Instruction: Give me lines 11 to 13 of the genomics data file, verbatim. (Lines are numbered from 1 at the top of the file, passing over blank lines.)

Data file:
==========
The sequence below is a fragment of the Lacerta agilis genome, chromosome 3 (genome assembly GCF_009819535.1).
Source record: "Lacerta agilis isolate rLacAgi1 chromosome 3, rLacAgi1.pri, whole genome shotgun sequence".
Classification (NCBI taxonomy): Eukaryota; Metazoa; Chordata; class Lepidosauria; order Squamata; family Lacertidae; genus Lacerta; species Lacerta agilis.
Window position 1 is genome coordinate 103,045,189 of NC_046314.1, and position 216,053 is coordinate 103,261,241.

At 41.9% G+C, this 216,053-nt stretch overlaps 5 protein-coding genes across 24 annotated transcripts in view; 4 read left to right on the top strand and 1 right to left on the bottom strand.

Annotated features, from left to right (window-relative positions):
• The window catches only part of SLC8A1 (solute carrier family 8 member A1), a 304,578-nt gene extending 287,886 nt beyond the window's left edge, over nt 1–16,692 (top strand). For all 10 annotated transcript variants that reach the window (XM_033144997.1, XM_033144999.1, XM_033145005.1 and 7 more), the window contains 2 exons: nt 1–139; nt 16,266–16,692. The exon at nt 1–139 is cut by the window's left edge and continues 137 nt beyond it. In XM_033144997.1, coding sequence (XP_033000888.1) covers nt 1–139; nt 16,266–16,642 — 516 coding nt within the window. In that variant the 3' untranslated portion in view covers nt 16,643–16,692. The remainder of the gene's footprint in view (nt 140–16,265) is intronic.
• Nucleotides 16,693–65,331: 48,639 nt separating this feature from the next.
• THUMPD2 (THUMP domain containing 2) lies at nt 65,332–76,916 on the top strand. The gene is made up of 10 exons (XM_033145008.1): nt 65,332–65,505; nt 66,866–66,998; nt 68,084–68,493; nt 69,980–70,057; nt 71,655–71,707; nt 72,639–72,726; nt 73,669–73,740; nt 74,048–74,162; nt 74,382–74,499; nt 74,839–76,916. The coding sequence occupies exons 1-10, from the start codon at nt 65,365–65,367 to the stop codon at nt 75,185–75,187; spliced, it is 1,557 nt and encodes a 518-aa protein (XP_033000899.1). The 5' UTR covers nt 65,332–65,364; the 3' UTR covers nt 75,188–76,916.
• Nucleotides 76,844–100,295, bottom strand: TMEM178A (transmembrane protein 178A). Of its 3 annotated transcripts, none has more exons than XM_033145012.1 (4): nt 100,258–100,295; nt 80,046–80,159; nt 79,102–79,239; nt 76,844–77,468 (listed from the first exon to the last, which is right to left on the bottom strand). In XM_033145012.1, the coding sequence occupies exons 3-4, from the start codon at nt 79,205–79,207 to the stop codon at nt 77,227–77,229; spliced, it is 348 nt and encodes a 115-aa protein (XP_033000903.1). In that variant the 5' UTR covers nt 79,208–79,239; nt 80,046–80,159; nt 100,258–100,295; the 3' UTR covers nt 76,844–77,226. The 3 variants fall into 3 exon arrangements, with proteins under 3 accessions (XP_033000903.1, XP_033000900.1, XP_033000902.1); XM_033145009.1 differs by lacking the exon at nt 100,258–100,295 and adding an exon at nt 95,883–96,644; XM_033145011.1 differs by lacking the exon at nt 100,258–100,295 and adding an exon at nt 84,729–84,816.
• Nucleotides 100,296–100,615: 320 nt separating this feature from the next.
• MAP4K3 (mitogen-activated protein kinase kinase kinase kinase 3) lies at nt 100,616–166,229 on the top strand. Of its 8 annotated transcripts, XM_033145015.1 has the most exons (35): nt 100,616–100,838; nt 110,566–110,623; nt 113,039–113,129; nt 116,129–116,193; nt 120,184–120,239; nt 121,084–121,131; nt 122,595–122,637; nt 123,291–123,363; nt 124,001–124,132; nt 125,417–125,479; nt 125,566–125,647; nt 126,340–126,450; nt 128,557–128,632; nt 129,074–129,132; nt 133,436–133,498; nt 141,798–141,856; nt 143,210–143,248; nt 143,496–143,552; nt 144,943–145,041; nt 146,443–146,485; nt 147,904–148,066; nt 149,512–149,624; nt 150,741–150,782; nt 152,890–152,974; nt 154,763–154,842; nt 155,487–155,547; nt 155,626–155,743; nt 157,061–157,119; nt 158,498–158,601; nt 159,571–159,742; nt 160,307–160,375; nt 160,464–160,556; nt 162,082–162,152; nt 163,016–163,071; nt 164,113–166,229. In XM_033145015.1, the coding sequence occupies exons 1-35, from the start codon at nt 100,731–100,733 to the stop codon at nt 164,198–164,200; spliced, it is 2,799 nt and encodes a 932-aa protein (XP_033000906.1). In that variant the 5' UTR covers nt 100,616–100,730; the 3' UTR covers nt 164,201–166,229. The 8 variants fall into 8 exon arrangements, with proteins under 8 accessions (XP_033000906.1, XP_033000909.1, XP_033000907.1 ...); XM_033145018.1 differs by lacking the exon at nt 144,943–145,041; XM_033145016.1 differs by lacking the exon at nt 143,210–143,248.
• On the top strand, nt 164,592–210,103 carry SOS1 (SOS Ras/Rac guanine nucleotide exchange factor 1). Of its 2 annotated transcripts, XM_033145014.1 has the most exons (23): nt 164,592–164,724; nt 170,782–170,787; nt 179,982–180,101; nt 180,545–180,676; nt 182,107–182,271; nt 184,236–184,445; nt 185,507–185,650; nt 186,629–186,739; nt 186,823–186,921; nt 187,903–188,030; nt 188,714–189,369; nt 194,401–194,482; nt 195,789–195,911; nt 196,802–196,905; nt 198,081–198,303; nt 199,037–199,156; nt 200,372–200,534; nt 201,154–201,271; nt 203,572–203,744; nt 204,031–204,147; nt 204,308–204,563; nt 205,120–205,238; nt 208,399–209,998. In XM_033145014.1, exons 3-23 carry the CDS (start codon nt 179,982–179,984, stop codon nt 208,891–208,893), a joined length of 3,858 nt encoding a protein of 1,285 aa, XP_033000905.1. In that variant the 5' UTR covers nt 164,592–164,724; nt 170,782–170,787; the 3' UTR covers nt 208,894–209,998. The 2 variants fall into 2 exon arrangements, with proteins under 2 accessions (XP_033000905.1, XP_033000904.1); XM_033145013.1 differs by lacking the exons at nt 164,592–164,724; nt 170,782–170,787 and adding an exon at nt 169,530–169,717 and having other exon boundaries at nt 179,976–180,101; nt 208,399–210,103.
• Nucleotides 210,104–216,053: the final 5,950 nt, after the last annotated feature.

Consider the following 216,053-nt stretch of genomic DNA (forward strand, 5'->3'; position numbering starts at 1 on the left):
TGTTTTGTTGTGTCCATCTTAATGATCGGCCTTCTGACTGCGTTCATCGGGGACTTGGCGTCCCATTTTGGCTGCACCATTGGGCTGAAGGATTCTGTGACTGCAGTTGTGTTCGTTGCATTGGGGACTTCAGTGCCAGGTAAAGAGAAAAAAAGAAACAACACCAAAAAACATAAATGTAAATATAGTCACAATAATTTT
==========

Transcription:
• Nucleotides 100,296–100,615: 320 nt separating this feature from the next.
• MAP4K3 (mitogen-activated protein kinase kinase kinase kinase 3) lies at nt 100,616–166,229 on the top strand. Of its 8 annotated transcripts, XM_033145015.1 has the most exons (35): nt 100,616–100,838; nt 110,566–110,623; nt 113,039–113,129; nt 116,129–116,193; nt 120,184–120,239; nt 121,084–121,131; nt 122,595–122,637; nt 123,291–123,363; nt 124,001–124,132; nt 125,417–125,479; nt 125,566–125,647; nt 126,340–126,450; nt 128,557–128,632; nt 129,074–129,132; nt 133,436–133,498; nt 141,798–141,856; nt 143,210–143,248; nt 143,496–143,552; nt 144,943–145,041; nt 146,443–146,485; nt 147,904–148,066; nt 149,512–149,624; nt 150,741–150,782; nt 152,890–152,974; nt 154,763–154,842; nt 155,487–155,547; nt 155,626–155,743; nt 157,061–157,119; nt 158,498–158,601; nt 159,571–159,742; nt 160,307–160,375; nt 160,464–160,556; nt 162,082–162,152; nt 163,016–163,071; nt 164,113–166,229. In XM_033145015.1, the coding sequence occupies exons 1-35, from the start codon at nt 100,731–100,733 to the stop codon at nt 164,198–164,200; spliced, it is 2,799 nt and encodes a 932-aa protein (XP_033000906.1). In that variant the 5' UTR covers nt 100,616–100,730; the 3' UTR covers nt 164,201–166,229. The 8 variants fall into 8 exon arrangements, with proteins under 8 accessions (XP_033000906.1, XP_033000909.1, XP_033000907.1 ...); XM_033145018.1 differs by lacking the exon at nt 144,943–145,041; XM_033145016.1 differs by lacking the exon at nt 143,210–143,248.
• On the top strand, nt 164,592–210,103 carry SOS1 (SOS Ras/Rac guanine nucleotide exchange factor 1). Of its 2 annotated transcripts, XM_033145014.1 has the most exons (23): nt 164,592–164,724; nt 170,782–170,787; nt 179,982–180,101; nt 180,545–180,676; nt 182,107–182,271; nt 184,236–184,445; nt 185,507–185,650; nt 186,629–186,739; nt 186,823–186,921; nt 187,903–188,030; nt 188,714–189,369; nt 194,401–194,482; nt 195,789–195,911; nt 196,802–196,905; nt 198,081–198,303; nt 199,037–199,156; nt 200,372–200,534; nt 201,154–201,271; nt 203,572–203,744; nt 204,031–204,147; nt 204,308–204,563; nt 205,120–205,238; nt 208,399–209,998. In XM_033145014.1, exons 3-23 carry the CDS (start codon nt 179,982–179,984, stop codon nt 208,891–208,893), a joined length of 3,858 nt encoding a protein of 1,285 aa, XP_033000905.1. In that variant the 5' UTR covers nt 164,592–164,724; nt 170,782–170,787; the 3' UTR covers nt 208,894–209,998. The 2 variants fall into 2 exon arrangements, with proteins under 2 accessions (XP_033000905.1, XP_033000904.1); XM_033145013.1 differs by lacking the exons at nt 164,592–164,724; nt 170,782–170,787 and adding an exon at nt 169,530–169,717 and having other exon boundaries at nt 179,976–180,101; nt 208,399–210,103.